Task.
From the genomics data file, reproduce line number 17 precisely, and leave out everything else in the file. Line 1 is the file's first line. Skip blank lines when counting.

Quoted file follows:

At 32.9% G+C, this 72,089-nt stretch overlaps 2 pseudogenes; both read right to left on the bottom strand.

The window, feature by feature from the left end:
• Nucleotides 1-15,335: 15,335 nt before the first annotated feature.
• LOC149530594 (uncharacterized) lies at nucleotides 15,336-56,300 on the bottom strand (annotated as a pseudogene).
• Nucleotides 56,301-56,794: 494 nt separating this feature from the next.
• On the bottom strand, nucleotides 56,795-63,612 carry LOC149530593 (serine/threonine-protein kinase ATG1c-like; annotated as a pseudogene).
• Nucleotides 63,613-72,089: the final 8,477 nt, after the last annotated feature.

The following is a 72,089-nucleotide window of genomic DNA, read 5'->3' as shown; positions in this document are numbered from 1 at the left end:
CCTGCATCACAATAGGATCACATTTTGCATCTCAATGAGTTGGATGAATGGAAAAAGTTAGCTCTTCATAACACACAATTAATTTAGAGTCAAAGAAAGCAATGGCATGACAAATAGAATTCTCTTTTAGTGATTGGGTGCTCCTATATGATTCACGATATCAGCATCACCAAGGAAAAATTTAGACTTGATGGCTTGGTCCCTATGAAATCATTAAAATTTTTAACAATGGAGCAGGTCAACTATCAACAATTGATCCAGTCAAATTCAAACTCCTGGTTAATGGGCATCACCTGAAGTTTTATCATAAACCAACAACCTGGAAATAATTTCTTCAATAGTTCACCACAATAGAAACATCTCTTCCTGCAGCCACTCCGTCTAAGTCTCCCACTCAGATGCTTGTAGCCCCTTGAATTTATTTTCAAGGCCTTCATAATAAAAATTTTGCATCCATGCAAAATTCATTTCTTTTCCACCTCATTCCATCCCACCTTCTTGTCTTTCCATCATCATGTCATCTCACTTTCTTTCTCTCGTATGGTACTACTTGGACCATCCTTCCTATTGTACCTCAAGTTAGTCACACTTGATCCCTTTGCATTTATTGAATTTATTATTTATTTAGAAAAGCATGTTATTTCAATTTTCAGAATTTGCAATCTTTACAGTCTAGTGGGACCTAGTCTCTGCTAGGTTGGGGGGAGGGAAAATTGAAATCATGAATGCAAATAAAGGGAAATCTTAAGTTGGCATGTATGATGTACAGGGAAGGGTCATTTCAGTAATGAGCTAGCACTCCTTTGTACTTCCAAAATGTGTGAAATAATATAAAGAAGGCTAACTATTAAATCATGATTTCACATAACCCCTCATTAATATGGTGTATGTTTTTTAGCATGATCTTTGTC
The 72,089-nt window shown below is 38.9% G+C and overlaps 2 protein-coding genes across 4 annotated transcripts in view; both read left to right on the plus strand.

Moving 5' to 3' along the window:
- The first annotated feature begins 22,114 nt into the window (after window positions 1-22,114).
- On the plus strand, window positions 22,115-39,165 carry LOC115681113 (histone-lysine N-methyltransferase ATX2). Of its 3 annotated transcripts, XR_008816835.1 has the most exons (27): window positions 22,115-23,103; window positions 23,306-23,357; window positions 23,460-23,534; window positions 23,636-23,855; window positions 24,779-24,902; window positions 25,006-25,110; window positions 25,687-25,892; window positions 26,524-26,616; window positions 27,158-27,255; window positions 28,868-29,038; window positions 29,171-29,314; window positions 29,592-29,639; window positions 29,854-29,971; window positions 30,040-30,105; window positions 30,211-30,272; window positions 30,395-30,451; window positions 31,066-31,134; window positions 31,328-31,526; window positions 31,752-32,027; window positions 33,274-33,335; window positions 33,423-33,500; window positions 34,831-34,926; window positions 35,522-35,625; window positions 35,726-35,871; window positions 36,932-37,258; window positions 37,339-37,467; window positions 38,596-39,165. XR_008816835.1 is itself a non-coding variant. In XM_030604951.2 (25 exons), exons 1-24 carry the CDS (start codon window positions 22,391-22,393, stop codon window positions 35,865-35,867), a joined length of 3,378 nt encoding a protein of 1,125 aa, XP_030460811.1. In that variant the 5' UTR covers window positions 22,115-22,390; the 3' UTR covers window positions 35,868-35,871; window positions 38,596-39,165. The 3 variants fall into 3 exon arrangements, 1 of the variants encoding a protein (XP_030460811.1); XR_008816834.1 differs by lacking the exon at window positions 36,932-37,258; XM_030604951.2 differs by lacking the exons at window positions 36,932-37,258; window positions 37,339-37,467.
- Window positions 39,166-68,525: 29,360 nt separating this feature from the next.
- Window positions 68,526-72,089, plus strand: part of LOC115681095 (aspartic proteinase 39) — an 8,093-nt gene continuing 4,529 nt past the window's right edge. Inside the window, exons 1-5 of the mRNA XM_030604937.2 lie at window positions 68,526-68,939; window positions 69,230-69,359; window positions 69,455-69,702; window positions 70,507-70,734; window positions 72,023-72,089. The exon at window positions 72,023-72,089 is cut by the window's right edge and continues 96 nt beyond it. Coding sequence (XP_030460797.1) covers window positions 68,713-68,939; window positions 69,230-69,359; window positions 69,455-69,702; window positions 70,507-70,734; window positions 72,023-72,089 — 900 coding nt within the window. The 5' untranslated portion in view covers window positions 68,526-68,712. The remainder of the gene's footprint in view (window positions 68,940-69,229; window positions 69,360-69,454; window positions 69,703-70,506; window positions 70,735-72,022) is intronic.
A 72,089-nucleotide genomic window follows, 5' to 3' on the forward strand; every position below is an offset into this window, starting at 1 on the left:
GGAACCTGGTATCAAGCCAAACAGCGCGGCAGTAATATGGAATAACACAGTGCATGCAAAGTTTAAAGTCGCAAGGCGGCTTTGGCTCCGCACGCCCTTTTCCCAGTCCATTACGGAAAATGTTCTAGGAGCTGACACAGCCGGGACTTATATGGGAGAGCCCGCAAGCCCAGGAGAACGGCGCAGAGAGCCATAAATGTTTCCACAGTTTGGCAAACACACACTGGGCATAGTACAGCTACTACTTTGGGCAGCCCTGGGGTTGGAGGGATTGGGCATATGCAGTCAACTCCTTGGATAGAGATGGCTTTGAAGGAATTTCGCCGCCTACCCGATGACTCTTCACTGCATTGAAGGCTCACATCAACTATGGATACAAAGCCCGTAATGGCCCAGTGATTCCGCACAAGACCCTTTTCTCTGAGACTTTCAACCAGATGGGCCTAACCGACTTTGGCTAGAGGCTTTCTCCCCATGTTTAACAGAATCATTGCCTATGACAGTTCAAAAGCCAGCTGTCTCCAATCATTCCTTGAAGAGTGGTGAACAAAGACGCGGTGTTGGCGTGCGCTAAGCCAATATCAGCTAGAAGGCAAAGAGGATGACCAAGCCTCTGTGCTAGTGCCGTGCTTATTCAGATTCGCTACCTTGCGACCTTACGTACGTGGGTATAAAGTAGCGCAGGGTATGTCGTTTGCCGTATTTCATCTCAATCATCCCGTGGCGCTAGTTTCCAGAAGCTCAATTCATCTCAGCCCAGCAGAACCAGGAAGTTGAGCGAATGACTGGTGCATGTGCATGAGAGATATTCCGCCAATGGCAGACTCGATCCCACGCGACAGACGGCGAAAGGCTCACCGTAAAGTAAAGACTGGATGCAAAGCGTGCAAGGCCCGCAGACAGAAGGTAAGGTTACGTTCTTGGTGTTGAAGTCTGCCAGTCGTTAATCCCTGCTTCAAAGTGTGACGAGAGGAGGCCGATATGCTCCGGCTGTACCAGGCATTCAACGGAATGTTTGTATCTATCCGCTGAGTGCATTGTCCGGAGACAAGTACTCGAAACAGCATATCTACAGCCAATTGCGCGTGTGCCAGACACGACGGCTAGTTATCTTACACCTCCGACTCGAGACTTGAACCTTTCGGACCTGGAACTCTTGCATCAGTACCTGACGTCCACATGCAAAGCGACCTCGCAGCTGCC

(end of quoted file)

GGAACCTGGTATCAAGCCAAACAGCGCGGCAGTAATATGGAATAACACAGTGCATGCAAAGTTTAAAGTCGCAAGGCGGCTTTGGCTCCGCACGCCCTTTTCCCAGTCCATTACGGAAAATGTTCTAGGAGCTGACACAGCCGGGACTTATATGGGAGAGCCCGCAAGCCCAGGAGAACGGCGCAGAGAGCCATAAATGTTTCCACAGTTTGGCAAACACACACTGGGCATAGTACAGCTACTACTTTGGGCAGCCCTGGGGTTGGAGGGATTGGGCATATGCAGTCAACTCCTTGGATAGAGATGGCTTTGAAGGAATTTCGCCGCCTACCCGATGACTCTTCACTGCATTGAAGGCTCACATCAACTATGGATACAAAGCCCGTAATGGCCCAGTGATTCCGCACAAGACCCTTTTCTCTGAGACTTTCAACCAGATGGGCCTAACCGACTTTGGCTAGAGGCTTTCTCCCCATGTTTAACAGAATCATTGCCTATGACAGTTCAAAAGCCAGCTGTCTCCAATCATTCCTTGAAGAGTGGTGAACAAAGACGCGGTGTTGGCGTGCGCTAAGCCAATATCAGCTAGAAGGCAAAGAGGATGACCAAGCCTCTGTGCTAGTGCCGTGCTTATTCAGATTCGCTACCTTGCGACCTTACGTACGTGGGTATAAAGTAGCGCAGGGTATGTCGTTTGCCGTATTTCATCTCAATCATCCCGTGGCGCTAGTTTCCAGAAGCTCAATTCATCTCAGCCCAGCAGAACCAGGAAGTTGAGCGAATGACTGGTGCATGTGCATGAGAGATATTCCGCCAATGGCAGACTCGATCCCACGCGACAGACGGCGAAAGGCTCACCGTAAAGTAAAGACTGGATGCAAAGCGTGCAAGGCCCGCAGACAGAAGGTAAGGTTACGTTCTTGGTGTTGAAGTCTGCCAGTCGTTAATCCCTGCTTCAAAGTGTGACGAGAGGAGGCCGATATGCTCCGGCTGTACCAGGCATTCAACGGAATGTTTGTATCTATCCGCTGAGTGCATTGTCCGGAGACAAGTACTCGAAACAGCATATCTACAGCCAATTGCGCGTGTGCCAGACACGACGGCTAGTTATCTTACACCTCCGACTCGAGACTTGAACCTTTCGGACCTGGAACTCTTGCATCAGTACCTGACGTCCACATGCAAAGCGACCTCGCAGCTGCC